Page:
bee-keepers that there should be a
law compelling all bee-keepers who
feed syrups to bees to color to a dark
shade the syrup so fed, so that the
honey may be told from field-made
honey.
When the faithful cow presents you
with a calf let her know that you
appreciate her motherhood, and are
as proud of the calf as she is. She
will appreciate the kind word and
gentle pat at that time more than at
any other and it will make her your
fast friend.
The United States department of
agriculture is tp establish a horse
breeding experiment farm at Way
bridge, Vt., on land given for the
purpose by Joseph Battell, the well
known Vermont horseman. The gov
ernment will start with nine mares
and two stallions of the Morgan
strain.
Remember that it is only the amount
of food in excess of that which is
necessary to maintain animal heat and
repair the waste of the animal tis
sue can possibly be a source of profit.
Hence the more a cow can be induced
to eat above this amount within safe
limits the larger the profits she should
return in the total amount of food con
sumed.
One bad seed com ear In a bushel
will cause a loss of one-tenth of an
acre of crop, amounting to six bush
els if 60 bushels to the acre are
raised. On 100 acres this would
mean-600 bushels. At 40 cents a bush
el this would be worth $240. Three
days ’work about this time of the
year \yould prevent this loss. The
only way you could make money fast
er would be to rob a bank or hold up
a train. Better make a seed testing
box and find out the germinating
strength of your seed corn, don’t you
think?
A New York producer of certified
milk gives these requirements for the
production of high grade milk: Clean
stables that are easily kept clean, a
healthy herd and careful, cleanly men.
He says his cows aro always fed
after milking. Just before the
milking the cows are brushed, and
floor, walls and air of the stable are
sprayed. A man with warm water
and towels then washes the sides anu
udder of the cattle. A second man
repeats the operation, nftef which the
cows aro milked into cans covered
with sterilized cheese cloth covers
and the milk immediately removed
from the stable to the cooling room,
after which it is bottled. This man
gets 12 cents a quart for his milk,
thus being handsomely paid for hir
extra cure and expense.
AGE TOLD BY THE PULSE.
From Birth to Death the Beats Have
a Steady Decrease.
How old are you? Ask your pulse.
The human pulse has a wide range,
even in perfectly healthy persons.
The female pulse always beats fast
er than the male, and from birth to
death the pulse beats steadily de
crease. It has been said by great
authorities that the age and sex of
n person could be ascertained by the
rate of the pulse alone. Babies at
birth have a pulse beat of 160 times
a minute in case of a girl and 150 in
the case of boys. At the age of four
or five the pulse beats will have fall
en respectively to 110 and 100. Maid
ens’ and youths’ pulses average 95
and 90. Mature men and women av
erage 80 and 75. Elderly men and
women have an average of 60 and 50.
An old woman’s pulse rarely, if ever,
sinks below' 50, but among men a
pulse beat below 50 is quite common.
There are, however, great variations
consistent with health. Napoleon’s
pulse is said to have beaten only 14
times a minute.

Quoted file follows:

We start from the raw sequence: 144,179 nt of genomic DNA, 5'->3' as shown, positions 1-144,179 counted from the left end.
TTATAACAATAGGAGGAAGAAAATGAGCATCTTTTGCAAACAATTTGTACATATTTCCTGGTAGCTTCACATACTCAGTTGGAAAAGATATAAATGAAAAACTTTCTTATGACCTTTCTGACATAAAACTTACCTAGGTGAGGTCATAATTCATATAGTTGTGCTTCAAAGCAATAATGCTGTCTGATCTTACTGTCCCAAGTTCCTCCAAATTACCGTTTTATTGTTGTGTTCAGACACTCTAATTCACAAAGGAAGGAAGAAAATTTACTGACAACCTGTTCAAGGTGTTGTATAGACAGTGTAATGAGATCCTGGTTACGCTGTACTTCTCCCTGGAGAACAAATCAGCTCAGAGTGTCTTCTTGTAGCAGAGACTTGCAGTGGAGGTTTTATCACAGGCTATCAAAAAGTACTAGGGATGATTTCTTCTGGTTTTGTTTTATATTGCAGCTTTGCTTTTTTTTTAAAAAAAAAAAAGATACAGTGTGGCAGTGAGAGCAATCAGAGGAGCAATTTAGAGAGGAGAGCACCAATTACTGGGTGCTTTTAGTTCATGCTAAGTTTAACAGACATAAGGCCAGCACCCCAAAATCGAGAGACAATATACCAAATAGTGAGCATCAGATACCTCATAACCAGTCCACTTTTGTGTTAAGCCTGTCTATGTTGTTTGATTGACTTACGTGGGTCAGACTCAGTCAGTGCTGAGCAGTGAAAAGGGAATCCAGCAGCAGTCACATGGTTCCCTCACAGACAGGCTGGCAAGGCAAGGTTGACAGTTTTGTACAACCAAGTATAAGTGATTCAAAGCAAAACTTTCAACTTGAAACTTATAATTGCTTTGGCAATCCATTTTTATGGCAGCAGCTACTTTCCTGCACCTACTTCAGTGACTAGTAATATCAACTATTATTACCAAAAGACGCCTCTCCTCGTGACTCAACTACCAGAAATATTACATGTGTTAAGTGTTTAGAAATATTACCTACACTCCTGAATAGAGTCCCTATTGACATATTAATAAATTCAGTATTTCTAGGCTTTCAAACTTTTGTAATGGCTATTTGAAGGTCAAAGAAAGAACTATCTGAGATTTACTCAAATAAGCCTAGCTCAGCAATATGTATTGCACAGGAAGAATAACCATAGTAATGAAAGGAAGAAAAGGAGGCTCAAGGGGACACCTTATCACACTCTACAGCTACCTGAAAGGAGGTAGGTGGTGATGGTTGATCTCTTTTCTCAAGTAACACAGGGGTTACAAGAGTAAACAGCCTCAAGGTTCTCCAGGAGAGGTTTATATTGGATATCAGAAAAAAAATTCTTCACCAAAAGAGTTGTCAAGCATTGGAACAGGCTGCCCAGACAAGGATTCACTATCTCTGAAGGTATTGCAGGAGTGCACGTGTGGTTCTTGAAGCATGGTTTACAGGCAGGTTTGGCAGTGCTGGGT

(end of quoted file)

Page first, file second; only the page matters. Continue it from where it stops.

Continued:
BLOOD GETS SOUR.
Gives Advice and Tells of Bimple
Home Mixture.
At this time of year, says a well
known authority, the Kidneys become
weak, clogged and inactive, failing to
filter out the poisons and acids, which
sour the blood, causing not only facial
and bodily eruptions, but the worst
forms of Rheumatism, Nervous and
Stomach troubles, Backache and pain
ful, annoying Urinary alfiictions.
It is worth anyone’s time now to get
from some good prescription pharmacy
the following ingredients: Fluid Ex
tract Dandelion, one-half ounce; Com
pound Kargon, one ounce; Compound
Syrup Sarsaparilla, three ounces. Mix
by shaking well in a bottle and take
in teaspoonful doses after your meals
and at bedtime.
This simple home-made mixture wdll
force the Kidneys to normal, healthy
action, so they will filter and strain all
uric acid and poisonous waste matter
from the blood, and expel this in the
urine, at the same time restoring the
“full blood count” —that is, 95 per cent,
red blood corpuscles—which is abso
lutely indispensable to perfect health.
City Man Is Worst Bore.
It is a moot point which particular
kind of “shop” is the dullest for an
outsider to listen to. Many people
vote for golf shop. There is certainly
much to be said for this view. Unin
telligible discussions about approach
shots and slicings make an uniniti
ated hearer yawn about as quickly as
most things. The author of "Social
Silhouettes,” however, votes for the
conversation of the hardened city
man. “There is, I think,” he says,
“no kind of conversation known to
man w'hich can for a moment com
pete in point of dullness with the hab
itual discourse of the genuine city
man.” —London Globe.
French Sailors Use Drugs.
The extent to which the narcotic
habit prevails in the French navy was
illustrated a few days ago by the pro
ceedings of a court-martial at Brest.
Tne defendants were half a dozen
seamen of ordinary rating, who were
charged with a considerable number
of robberies. All the men were vic
tims of opium or the the ether habit,
or both combined, and were in the
habit of bemuddling themselves daily
w’ith these drugs and the robberies
had been committed to gratify their
passion. Severe sentences were
passed.
Back to the Club.
The honeymoon was on the ragged
edge of the last chapter.
“My dear,” said the ex-bachelor, “I
believe I’ll teach you to play cards.”
“That will be just too lovely for
anything, darling,” rejoined the young
wife. "What game will you teach
me?”
“Solitaire,” answered the heartless
wretch, who promised to love, honor,
and pay the groceryman.
APPENDICITIS.
Not at All Necessary to Operate in
Many Cases.
Automobiles and Appendicitis scare
some people before they are hit.
Appendicitis is often caused by too
much starch in the bowels. Starch is
hard to digest and clogs up the diges
tive machinery—also tends to form